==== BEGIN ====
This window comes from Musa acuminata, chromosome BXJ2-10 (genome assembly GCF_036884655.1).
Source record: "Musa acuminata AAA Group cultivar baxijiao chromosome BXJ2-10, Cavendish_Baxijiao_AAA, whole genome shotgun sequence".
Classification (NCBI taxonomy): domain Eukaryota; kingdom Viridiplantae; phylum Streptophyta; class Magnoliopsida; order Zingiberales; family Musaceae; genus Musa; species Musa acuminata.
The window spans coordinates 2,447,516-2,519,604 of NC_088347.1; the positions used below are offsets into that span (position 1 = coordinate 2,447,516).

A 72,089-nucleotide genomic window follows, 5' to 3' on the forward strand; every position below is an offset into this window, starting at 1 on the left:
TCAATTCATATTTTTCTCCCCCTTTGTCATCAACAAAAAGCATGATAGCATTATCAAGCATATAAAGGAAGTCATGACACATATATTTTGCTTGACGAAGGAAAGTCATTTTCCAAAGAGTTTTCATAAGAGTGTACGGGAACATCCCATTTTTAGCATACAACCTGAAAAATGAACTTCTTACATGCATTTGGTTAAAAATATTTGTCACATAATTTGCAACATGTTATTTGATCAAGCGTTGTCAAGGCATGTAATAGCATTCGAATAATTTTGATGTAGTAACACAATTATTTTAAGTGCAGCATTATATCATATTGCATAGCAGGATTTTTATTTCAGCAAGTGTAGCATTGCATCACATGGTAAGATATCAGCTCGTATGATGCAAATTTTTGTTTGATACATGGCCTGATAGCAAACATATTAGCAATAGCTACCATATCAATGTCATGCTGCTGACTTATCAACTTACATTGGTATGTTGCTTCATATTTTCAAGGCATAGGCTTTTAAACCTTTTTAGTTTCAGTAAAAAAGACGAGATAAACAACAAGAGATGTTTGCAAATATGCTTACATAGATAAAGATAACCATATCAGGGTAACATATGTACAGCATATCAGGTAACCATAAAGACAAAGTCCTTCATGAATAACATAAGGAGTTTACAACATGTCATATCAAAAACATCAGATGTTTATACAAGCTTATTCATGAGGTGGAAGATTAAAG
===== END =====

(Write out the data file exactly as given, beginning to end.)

This window comes from Musa acuminata, chromosome BXJ2-10 (genome assembly GCF_036884655.1).
Source record: "Musa acuminata AAA Group cultivar baxijiao chromosome BXJ2-10, Cavendish_Baxijiao_AAA, whole genome shotgun sequence".
Classification (NCBI taxonomy): domain Eukaryota; kingdom Viridiplantae; phylum Streptophyta; class Magnoliopsida; order Zingiberales; family Musaceae; genus Musa; species Musa acuminata.
The window spans coordinates 2,447,516-2,519,604 of NC_088347.1; the positions used below are offsets into that span (position 1 = coordinate 2,447,516).

A 72,089-nucleotide genomic window follows, 5' to 3' on the forward strand; every position below is an offset into this window, starting at 1 on the left:
TCAATTCATATTTTTCTCCCCCTTTGTCATCAACAAAAAGCATGATAGCATTATCAAGCATATAAAGGAAGTCATGACACATATATTTTGCTTGACGAAGGAAAGTCATTTTCCAAAGAGTTTTCATAAGAGTGTACGGGAACATCCCATTTTTAGCATACAACCTGAAAAATGAACTTCTTACATGCATTTGGTTAAAAATATTTGTCACATAATTTGCAACATGTTATTTGATCAAGCGTTGTCAAGGCATGTAATAGCATTCGAATAATTTTGATGTAGTAACACAATTATTTTAAGTGCAGCATTATATCATATTGCATAGCAGGATTTTTATTTCAGCAAGTGTAGCATTGCATCACATGGTAAGATATCAGCTCGTATGATGCAAATTTTTGTTTGATACATGGCCTGATAGCAAACATATTAGCAATAGCTACCATATCAATGTCATGCTGCTGACTTATCAACTTACATTGGTATGTTGCTTCATATTTTCAAGGCATAGGCTTTTAAACCTTTTTAGTTTCAGTAAAAAAGACGAGATAAACAACAAGAGATGTTTGCAAATATGCTTACATAGATAAAGATAACCATATCAGGGTAACATATGTACAGCATATCAGGTAACCATAAAGACAAAGTCCTTCATGAATAACATAAGGAGTTTACAACATGTCATATCAAAAACATCAGATGTTTATACAAGCTTATTCATGAGGTGGAAGATTAAAG